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[at-l] Maps - Negative stress on the trail.
>"...Are you guys thinking of particular instances on the AT where you would miss
wonders without a map, even when you carry a trail guide?"
Well, If by trail guides, you mean Wingfoot's book or the Companion, both help a hiker identify interesting things along a trail, but neither substitutes for a map. I like maps because I like to know as much as possible about the country I'm traversing. Why? Because life is short and few of us can do a long distance trail more than once -- maybe twice. I walk local trails scores of times a year -- only rarely without noticing something interesting that I had never noticed before. Maps are not a substitute for multiple explorations, but they help make best use of the time available for a long distance walk.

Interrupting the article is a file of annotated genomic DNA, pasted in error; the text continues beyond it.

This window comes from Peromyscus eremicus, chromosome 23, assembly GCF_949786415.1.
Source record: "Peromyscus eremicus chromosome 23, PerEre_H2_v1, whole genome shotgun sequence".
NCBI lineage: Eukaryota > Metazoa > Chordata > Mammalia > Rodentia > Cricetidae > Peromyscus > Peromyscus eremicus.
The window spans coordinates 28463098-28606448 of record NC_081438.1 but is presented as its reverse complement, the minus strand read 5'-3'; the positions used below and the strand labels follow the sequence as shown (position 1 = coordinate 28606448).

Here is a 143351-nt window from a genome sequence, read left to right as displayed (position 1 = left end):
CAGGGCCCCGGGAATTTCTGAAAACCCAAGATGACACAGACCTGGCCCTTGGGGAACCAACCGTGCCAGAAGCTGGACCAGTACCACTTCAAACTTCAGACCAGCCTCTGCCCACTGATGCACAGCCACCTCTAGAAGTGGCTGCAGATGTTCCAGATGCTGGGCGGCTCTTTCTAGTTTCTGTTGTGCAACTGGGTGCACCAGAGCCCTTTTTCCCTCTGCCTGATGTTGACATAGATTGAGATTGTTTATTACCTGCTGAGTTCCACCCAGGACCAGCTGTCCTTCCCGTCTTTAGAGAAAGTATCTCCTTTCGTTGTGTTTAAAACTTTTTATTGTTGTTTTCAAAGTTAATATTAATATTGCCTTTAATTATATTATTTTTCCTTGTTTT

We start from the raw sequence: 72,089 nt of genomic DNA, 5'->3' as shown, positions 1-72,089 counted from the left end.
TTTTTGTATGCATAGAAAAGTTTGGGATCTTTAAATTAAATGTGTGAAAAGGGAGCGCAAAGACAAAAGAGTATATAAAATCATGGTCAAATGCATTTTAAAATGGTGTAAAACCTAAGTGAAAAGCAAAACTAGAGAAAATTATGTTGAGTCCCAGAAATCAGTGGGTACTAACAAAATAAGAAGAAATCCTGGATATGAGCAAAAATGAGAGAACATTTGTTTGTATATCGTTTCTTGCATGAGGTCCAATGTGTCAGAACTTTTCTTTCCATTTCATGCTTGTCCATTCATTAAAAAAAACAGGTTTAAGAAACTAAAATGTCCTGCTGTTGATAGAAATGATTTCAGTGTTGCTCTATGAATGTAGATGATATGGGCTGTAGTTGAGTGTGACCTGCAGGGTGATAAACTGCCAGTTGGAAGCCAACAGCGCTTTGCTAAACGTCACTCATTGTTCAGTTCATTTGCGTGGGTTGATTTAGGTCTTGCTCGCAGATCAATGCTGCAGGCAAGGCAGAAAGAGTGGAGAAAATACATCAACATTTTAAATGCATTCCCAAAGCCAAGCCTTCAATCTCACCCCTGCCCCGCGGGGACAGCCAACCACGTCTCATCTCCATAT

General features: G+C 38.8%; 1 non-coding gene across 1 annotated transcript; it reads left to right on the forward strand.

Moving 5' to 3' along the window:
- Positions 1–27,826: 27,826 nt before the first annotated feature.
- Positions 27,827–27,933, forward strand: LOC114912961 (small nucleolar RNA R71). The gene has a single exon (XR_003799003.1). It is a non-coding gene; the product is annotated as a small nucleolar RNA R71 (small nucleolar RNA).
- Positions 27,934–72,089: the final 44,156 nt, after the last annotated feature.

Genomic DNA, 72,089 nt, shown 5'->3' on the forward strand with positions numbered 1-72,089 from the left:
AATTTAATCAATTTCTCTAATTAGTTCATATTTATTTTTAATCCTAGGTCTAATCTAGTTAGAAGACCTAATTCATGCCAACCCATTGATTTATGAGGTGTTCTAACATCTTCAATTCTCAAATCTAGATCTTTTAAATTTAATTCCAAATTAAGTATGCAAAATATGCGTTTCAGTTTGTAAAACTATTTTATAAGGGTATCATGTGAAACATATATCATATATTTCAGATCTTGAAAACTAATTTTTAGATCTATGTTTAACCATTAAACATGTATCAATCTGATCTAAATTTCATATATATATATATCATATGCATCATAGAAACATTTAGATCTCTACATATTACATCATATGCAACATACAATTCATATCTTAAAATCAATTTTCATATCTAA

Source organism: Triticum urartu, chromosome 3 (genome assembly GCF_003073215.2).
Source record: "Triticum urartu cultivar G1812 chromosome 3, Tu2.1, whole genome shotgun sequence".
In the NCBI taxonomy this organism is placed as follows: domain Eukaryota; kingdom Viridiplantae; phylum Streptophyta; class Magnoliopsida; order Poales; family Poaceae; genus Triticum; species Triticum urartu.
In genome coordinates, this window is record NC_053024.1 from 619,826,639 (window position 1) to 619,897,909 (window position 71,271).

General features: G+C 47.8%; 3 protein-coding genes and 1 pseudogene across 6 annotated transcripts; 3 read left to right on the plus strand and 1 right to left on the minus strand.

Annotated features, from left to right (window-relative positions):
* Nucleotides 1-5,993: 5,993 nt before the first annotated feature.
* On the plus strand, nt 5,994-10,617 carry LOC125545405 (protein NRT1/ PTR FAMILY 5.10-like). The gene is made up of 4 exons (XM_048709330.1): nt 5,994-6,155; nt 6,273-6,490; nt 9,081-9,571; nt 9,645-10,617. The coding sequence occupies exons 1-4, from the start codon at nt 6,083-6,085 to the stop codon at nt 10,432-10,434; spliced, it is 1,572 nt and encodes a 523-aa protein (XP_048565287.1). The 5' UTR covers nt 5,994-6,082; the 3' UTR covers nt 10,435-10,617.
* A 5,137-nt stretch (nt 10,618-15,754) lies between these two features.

As for specific things you might miss, most are mentioned in the trail guides. But the details tend to be such that it is difficult to decide whether to explore a side trail, for instance, without a map. Gulf Hagas in Maine is a seven mile loop off the AT. The trail guides will tell you this. Only a map shows the intersections, the route of the loop, and the various shortcuts back to the AT. The same is true of numerous side trails to overlooks, waterfalls, historical attractions. Some such trails loop back to the AT. Others are in and out. Some are not even mentioned in the guides. A map provides the information needed for informed trail decisions.